By Pedder & Scampton Architects and Structure Mode
Connection to Harringay Warehouse District
Two elements: A) simple shelters B) a ground plan populated with screens and furniture made by the local community. Both elements determined by the community that makes them.
1 Pavilion columns formed from pieces of scrap ply bolted together – the pattern and texture of each column will reflect the hands of the people that made it.
2 The screens and furniture will be a modular in size but the construction, materials and appearance will be chosen by each maker to reflect their skills and personality. These pieces can rearranged in various configurations depending on Pavilion activities.
The proposal is mindful of the requirement for a Pavilion that is self built to a design developed with the Warehouse Community. Having walked around the site and seen the online videos, it is clear that the community has a wide range of skills to offer. We hope the proposed ideas stimulate many to join the creative exercise to design, make and run the pavilion.
We propose two main elements:
Two simple covered structures linked with an open framed entry space. We suggest the columns and lattice support beam structures are fabricated using plywood offcuts. These plywood structures could be left as exposed timber or elements could be painted. Each structure would have a roof made from coloured rip stop nylon or polyester nailed to the trusses and draped into a gutter at one end. The textile elements can be coloured – plain, striped or patterned – lengths of fabric will need to be sewn together to create each roof. Suspended rails from the perimeter trusses could have rip stop nylon curtains for side enclosure.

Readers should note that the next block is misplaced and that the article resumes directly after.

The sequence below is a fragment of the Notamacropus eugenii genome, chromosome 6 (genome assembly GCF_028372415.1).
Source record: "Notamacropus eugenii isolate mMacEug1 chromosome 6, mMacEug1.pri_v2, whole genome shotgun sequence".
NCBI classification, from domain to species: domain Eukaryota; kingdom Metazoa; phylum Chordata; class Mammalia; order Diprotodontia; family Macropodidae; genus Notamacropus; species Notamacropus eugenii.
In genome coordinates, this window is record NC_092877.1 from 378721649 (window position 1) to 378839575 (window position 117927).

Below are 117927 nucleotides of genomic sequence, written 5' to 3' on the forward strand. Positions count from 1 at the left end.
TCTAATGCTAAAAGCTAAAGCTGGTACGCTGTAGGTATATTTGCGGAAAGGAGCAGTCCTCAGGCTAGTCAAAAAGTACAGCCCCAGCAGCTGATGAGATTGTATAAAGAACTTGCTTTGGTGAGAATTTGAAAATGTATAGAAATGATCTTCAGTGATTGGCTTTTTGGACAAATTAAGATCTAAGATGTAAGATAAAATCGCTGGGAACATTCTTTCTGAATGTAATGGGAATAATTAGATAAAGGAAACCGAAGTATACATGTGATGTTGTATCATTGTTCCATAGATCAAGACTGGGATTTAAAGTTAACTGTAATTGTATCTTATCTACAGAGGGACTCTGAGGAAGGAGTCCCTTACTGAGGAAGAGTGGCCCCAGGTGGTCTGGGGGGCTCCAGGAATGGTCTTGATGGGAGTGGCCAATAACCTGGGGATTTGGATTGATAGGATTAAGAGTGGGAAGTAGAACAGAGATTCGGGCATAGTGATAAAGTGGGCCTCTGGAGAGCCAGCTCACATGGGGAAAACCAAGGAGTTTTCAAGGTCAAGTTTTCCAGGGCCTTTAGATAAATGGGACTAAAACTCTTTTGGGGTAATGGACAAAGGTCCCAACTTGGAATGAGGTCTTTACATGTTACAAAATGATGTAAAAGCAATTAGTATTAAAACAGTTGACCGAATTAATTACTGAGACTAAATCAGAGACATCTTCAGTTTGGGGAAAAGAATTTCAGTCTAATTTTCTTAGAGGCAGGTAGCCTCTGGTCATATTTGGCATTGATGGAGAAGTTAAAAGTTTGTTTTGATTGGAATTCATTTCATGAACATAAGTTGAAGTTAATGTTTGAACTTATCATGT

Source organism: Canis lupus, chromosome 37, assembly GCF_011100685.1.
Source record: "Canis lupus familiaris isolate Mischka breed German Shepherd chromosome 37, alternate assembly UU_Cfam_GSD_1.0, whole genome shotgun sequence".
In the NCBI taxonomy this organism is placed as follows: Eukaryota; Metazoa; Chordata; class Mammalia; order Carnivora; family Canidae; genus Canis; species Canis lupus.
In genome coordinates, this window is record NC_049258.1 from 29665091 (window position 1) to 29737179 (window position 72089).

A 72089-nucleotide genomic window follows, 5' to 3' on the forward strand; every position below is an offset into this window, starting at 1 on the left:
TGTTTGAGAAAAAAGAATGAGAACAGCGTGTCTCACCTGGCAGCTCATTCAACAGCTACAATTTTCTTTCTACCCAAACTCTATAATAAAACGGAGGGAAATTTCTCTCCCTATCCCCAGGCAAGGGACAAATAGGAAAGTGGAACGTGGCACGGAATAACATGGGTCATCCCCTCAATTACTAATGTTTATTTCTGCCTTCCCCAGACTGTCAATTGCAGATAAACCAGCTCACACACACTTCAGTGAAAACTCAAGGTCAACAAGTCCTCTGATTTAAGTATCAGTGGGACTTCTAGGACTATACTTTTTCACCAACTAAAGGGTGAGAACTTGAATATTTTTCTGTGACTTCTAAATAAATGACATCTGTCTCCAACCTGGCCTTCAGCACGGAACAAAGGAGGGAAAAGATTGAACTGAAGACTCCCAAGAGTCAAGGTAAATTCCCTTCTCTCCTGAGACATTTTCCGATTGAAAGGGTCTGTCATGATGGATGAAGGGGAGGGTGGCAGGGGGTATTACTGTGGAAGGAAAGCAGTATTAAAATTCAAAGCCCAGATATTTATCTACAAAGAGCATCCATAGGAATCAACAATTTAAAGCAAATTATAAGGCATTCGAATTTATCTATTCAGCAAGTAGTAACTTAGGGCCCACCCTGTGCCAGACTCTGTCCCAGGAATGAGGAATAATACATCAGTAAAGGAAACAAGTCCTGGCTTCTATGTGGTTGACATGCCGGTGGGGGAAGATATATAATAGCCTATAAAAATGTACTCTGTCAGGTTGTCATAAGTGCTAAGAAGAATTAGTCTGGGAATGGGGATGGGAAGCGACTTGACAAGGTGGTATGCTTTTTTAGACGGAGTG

A grid of ply flooring with small ramps at all sides infills the spaces between the columns to create a wheelchair accessible floor that is suitable for exercise classes, dancing etc.
Setting the structures at an angle on the site creates a distinctive profile, maximum enclosed space and several defined external areas. Multiple activities can take place at one time. An ‘entrance courtyard’ is accessed from Eade Road via a temporary gate in the fence. This connects to the open framed entry space which in turn opens out onto another outside space away from the road and edged by trees – this could be used for performances. The other smaller outside spaces can be populated for children’s play space, picnic/seating areas, temporary toilets etc.
Electrics can be run at roof truss level and dropped down the columns. Lighting, including stage spotlights, would be mounted on the trusses or could be festoon type draped from the structure. Other power runs could under the raised flooring to outlet points at the column bases.
Prefabricated ‘furniture’ units of the same module but differing heights will permit flexible layout options for multiple activities. The consistent format will allow easy fabrication and ensure the modules fit together in multiple ways. Mounted on wheels, the modules can be moved around: the tall ones forming enclosures, the mid height ones for table use, and the low ones as planters and seats.
Within the module the units can be clad or infilled with a wide variety of materials, selection and design by the warehouse team and wider community. We have illustrated some potential materials: crushed cars, plastic bottle lids, plywood and card offcuts. But the options are innumerable and would depend on available skills, materials that are readily sourced, and group ideas.
Other complementary components that could be fabricated on site, borrowed or rented include a stage, chairs or benches, plants, and play items.